Since morning sickness is finally in its last death throes, I’ve been able to accomplish a lot more these past few weeks. I can get off the couch, make myself a sandwich, even wash the dishes or do laundry! On rare occasions, I might even (gasp!) tidy up the living room. We’re still not exactly back to normal life, since we don’t have any air conditioning and it’s too hot to sleep in the bedroom, but we’re doing alright in the front room with a fan, a couch, and a futon.
Of course, I can’t really say I expect life to ever be normal again, now that we’re having a child.
Of course, I can’t really say we were ever normal people in the first place.
I digress. The point is, the other night, I decided to be functional. I decided to be bold, and daring, and domestic. I decided to make dinner. And since I didn’t want to use my energy to go shopping, I opened the freezer to see what options we had.
The freezer was dark, cold, and barren. It reminded me of Siberia.
I found the only meat in the house – a bag of frozen pork ribs – and put it in the crock pot with some potatoes and peas. We were out of butter, so my normal make-things-taste-fantastic trick was kaput. So I just put some water in there and called it soup. I went to brag to Ethan, and he suddenly looked alarmed. “That pork was still in the freezer?” ….
Yeah, apparently that pork has been in the freezer about as long as we’ve been married. Which is nearly a year. Good sign for our marriage… bad sign for that soup. Especially considering how many times we’ve thawed out the freezer in the past year. I just sat on the couch and cried. Ethan gently reminded me that I was crying over spoiled pork, kissed me, and left for work. I continued to sit on the couch and cry. Then I lay on the couch and cried. Then, somewhere within me, a tiny spark fanned into an angry flame, and I determined to make dinner, one way or another.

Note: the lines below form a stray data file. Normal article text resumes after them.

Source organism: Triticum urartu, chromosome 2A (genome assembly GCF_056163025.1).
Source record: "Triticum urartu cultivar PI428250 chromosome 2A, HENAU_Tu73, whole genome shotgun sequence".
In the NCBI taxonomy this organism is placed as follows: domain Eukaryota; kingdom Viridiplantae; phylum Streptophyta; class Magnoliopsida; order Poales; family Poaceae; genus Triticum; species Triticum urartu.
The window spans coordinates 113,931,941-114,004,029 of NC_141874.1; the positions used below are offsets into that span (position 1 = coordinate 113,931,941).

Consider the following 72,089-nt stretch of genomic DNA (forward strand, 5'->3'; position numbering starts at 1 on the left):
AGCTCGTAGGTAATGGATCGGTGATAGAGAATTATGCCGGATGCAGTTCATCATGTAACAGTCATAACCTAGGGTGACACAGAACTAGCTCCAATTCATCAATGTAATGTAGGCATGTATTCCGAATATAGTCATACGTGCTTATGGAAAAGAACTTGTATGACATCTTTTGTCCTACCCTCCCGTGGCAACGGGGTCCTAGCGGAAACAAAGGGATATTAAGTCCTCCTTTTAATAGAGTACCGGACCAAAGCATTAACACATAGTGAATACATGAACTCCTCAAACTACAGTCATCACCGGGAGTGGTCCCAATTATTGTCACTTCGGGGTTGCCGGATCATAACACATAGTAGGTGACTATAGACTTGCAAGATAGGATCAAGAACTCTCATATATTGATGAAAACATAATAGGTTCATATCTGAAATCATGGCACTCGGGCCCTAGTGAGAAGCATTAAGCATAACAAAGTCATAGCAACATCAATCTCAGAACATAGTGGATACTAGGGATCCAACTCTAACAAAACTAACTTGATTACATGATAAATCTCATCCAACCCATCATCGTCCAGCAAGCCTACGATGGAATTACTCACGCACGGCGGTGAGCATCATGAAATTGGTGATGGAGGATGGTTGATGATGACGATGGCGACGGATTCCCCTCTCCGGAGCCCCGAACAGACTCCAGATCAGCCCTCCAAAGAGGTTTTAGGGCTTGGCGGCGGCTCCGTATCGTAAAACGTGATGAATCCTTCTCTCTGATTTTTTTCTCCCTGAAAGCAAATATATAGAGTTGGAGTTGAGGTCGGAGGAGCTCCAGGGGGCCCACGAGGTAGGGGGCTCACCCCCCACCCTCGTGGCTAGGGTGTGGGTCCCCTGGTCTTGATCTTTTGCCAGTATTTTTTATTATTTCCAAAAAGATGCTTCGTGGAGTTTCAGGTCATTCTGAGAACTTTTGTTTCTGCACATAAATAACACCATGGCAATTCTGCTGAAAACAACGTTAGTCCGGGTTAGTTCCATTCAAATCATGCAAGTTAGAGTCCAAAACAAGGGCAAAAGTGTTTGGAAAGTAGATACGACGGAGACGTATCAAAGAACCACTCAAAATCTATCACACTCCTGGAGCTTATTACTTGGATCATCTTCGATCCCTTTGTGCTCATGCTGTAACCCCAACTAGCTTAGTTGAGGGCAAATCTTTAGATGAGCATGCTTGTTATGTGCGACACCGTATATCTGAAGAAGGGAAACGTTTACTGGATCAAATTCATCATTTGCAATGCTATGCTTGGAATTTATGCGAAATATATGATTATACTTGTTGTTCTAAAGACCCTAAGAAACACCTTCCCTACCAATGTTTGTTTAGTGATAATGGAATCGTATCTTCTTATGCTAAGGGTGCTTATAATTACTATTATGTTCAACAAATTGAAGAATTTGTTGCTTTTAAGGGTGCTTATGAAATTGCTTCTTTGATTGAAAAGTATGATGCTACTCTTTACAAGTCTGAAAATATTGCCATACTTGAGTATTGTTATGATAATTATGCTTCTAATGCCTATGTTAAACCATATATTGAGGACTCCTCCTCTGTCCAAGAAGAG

I drained out the water and threw away the “soup.” I cleaned the crock pot, then I put on a backpack and headed to campus, where there is occasionally a hidden basement stash of free vegetables from the BYU farm. (Basement of the Widtsoe building, people. We got a whole burlap sack of corn last year.) Unfortunately, there was no such free produce on this occasion. At this point, my angry energy was gone, and I couldn’t think of any food we had I wanted to eat. But hey – it was raining, which is great weather in Utah. So I just sat in the rain for a bit.
Somewhere between the absent zucchini and the existential rain watching, my dad called. He had a hankering for pasta, so my family was going to the Old Spaghetti Factory. He was wondering whether Ethan and I would care to join. Sadly, Ethan was still going to be at work for a few hours – but Dad just said, “Well, I guess we’ll have to buy him an entree on the way out. We’ll come down.” So I just sat and watched the rain some more before I came home. Ate some crackers to hold me over. And then went out for pasta.
I give myself an A for effort, but some days, cooking just isn’t in the cards. Some days, the Old Spaghetti Factory is what’s in the cards. I highly recommend the ravioli or the chicken penne. ♦